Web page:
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Subject: Re: reading values as bytes without memcpu, from enum unsigned char?
From: language.lawyer_at_[hidden]
Date: 2020-08-07 12:14:26


On 07/08/2020 20:03, Jason McKesson via Std-Discussion wrote:
> On Fri, Aug 7, 2020 at 11:43 AM <language.lawyer_at_[hidden]> wrote:
>>
>> On 07/08/2020 18:16, Jason McKesson via Std-Discussion wrote:
>>> On Fri, Aug 7, 2020 at 10:06 AM <language.lawyer_at_[hidden]> wrote:
>>>>
>>>> On 07/08/2020 16:51, Jason McKesson via Std-Discussion wrote:
>>>>> The cast is legal. Accessing the `unsigned char` at that address is
>>>>> legal.
>>>>
>>>> You can't access `unsigned char` objects, `reinterpret_cast<unsigned char*>(buf)` points to the object of `mybyte` type.
>>>
>>> According to [basic.lval]/8.8, I can:
>>>
>>>> If a program attempts to access the stored value of an object through a glvalue of other than one of the
>>> following types the behavior is undefined:
>>>> ...
>>>> a char, unsigned char, or std::byte type.
>>>
>>> So it doesn't matter what `T1` is; you can access that byte as an
>>> `unsigned char`. And indeed, if you could get a pointer to *any* byte
>>> within `T1`, you can access it as an `unsigned char`.
>>>
>>> It's getting a pointer to those bytes that is the problem.
>>
>> That is what was meant by "you can't access `unsigned char` objects". You can't get a pointer to them.
>
> You can't get a pointer to any bytes *other than* the first. That's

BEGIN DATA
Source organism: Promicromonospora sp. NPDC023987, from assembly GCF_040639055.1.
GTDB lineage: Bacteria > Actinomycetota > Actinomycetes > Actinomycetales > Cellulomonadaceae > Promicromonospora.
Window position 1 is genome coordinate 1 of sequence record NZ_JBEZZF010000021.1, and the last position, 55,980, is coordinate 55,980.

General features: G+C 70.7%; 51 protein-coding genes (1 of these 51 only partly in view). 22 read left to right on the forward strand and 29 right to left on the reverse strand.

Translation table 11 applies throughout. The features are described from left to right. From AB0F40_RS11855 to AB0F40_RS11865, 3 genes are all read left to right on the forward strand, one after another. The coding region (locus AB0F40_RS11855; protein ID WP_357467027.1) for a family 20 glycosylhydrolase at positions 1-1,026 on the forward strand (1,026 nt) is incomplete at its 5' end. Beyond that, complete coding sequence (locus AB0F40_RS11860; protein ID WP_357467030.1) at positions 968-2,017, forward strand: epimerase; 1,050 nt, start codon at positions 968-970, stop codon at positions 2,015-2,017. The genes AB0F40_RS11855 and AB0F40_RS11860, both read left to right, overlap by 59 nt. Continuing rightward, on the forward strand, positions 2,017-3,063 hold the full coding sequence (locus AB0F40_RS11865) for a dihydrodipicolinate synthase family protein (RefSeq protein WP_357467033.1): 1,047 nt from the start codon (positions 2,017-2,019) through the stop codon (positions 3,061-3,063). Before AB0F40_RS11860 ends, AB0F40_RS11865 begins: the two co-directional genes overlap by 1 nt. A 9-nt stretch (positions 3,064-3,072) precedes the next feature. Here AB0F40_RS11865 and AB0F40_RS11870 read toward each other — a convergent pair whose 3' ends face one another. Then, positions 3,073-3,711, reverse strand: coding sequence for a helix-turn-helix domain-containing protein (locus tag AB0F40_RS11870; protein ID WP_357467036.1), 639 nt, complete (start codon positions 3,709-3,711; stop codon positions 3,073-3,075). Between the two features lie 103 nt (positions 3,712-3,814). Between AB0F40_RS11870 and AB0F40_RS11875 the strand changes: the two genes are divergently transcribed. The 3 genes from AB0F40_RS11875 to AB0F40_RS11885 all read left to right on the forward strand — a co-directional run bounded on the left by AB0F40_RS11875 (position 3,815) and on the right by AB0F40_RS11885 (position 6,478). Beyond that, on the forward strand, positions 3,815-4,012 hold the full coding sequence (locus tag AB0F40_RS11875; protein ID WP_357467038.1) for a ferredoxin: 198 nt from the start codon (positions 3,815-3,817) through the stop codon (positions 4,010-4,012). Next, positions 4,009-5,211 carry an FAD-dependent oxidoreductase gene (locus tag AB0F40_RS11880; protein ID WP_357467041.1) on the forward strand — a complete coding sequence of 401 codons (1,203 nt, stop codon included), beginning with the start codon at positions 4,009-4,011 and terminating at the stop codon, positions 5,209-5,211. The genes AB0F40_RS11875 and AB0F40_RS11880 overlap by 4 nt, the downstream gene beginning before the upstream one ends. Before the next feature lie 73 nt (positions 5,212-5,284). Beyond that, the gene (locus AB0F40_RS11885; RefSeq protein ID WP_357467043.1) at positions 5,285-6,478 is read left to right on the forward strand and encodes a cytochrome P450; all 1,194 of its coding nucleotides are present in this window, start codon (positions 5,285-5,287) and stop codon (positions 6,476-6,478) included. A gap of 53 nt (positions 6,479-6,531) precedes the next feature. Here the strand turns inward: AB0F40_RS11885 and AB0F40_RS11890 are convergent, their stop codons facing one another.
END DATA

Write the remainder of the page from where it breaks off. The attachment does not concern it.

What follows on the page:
> why I said "those bytes".
>
>>>> But accessing an object of `mybyte` type through a glvalue of `unsigned char` type is indeed legal, because an enumeration with a fixed underlying type has the same values as the underlying type.
>>>
>>> Actually, that's not true. I mean, it is true that the value
>>> representations are the same, but that doesn't mean you can access
>>> them through different types. [basic.lval] has no special provisions
>>> for an enum and its underlying type.
>>
>> I was speaking exactly about the case of `enum mybyte : unsigned char`.
>> If there were no rule explicitly saying
>>> For an enumeration whose underlying type is fixed, the values of the enumeration are the values of the underlying type.
>>
>> accessing an object of `mybyte` type through an `unsigned char` glvalue would be UB because of [expr.pre]/4, even though [basic.lval] "allows" such access.
>
> [expr.pre] doesn't apply. Remember: I was talking *specifically* about
> having a pointer of type `unsigned char` that's pointing to a
> `mybyte`. If you have such a pointer that's valid (ie: you *didn't* do
> the pointer arithmetic, and thus didn't invoke UB), then the act of
> *accessing* it is valid. But it's only valid because you used
> `unsigned char`; it would not be valid if the underlying type were not
> a bytewise type and you casted it to that type.
>
> Just to spell it out, this is fine:
>
> ```
> auto ptr = new AnyType(...);
> auto byte_ptr = reinterpret_cast<unsigned char*>(ptr);
> *byte_ptr;
> ```

*byte_ptr; doesn't access anything. lvalue-to-rvalue conversion is not applied to a discarded-value expression of non-volatile type.
But anyway, assuming we have access there, that code can haz UB. More specific example:
```
int i = UCHAR_MAX + 1;
auto uc = *reinterpret_cast<unsigned char*>(&i); // UB because of [expr.pre]/4
```
This has been discussed in std-discussion, mb not even once.

> What is not fine in C++ as it currently stands is trying to do pointer
> arithmetic on `byte_ptr`.
>
>> Your
>>> The cast is legal. Accessing the `unsigned char` at that address is legal. But without P1839, actually doing the pointer arithmetic needed to access more than one such byte is not.
>>
>> sounds like that now, without P1839, there is some "access to one byte", which is not the case.
>
> [basic.lval]/8.8 says otherwise.

[basic.lval] only says when you will definitely have UB. But it doesn't guarantee that you won't have UB even when you use "the right" types.


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